Mr. Speaker, my colleague's question brings me back to one of the major points in my speech. One of the major things that is lacking in the debate about this legislation is the question of resources. Why do police agencies miss people who have been identified as radicals? Probably because they have too much work to do to devote the necessary resources to identifying those who could be potential threats.

As we saw in the case of the Boston Marathon, the police were given virtually unlimited resources in a short period of time and using traditional enforcement investigation methods, basic police tactics not extreme laws which threaten people's rights, they were able to produce results in very short order.

Rather than creating this law which would threaten basic liberties, we need to turn our attention toward providing resources to the police and our security agencies so they can get the job done.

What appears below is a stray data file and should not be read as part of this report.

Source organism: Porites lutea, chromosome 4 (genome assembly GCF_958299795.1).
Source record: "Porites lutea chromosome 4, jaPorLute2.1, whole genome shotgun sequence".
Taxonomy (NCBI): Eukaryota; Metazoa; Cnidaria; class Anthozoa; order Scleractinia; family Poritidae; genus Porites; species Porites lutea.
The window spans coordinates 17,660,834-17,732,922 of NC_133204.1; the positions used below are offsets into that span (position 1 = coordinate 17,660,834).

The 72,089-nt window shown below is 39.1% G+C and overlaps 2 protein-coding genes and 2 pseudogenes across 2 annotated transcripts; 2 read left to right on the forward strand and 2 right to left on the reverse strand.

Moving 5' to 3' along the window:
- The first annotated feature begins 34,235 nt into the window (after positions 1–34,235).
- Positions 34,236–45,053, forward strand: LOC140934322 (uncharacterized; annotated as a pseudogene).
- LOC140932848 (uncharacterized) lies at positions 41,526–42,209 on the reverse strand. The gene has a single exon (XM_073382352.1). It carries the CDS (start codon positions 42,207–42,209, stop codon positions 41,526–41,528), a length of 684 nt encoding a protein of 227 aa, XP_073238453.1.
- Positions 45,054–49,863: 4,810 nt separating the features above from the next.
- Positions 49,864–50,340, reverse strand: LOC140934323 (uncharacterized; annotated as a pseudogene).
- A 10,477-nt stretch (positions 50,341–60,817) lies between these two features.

Combating Terrorism Act
Government Orders

April 23rd, 2013 / 10:40 a.m.
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NDP

Djaouida Sellah Saint-Bruno—Saint-Hubert, QC

Mr. Speaker, like a number of my colleagues, I will start by denouncing the reasons behind debating this bill today.

Bill S-7, the Combating Terrorism Act, could have been brought back to the House quite a while ago. If the government really believed that this bill was vital to the safety of Canadians, it could have decided to debate it a long time ago. If the government truly believes that this bill is vital and it did not put it on the agenda until yesterday, then it is negligent.

However, I do not think that is the case. I really think the government decided to take advantage of recent events in order to muster public opinion. That is also what the editorial team of The Globe and Mail thinks.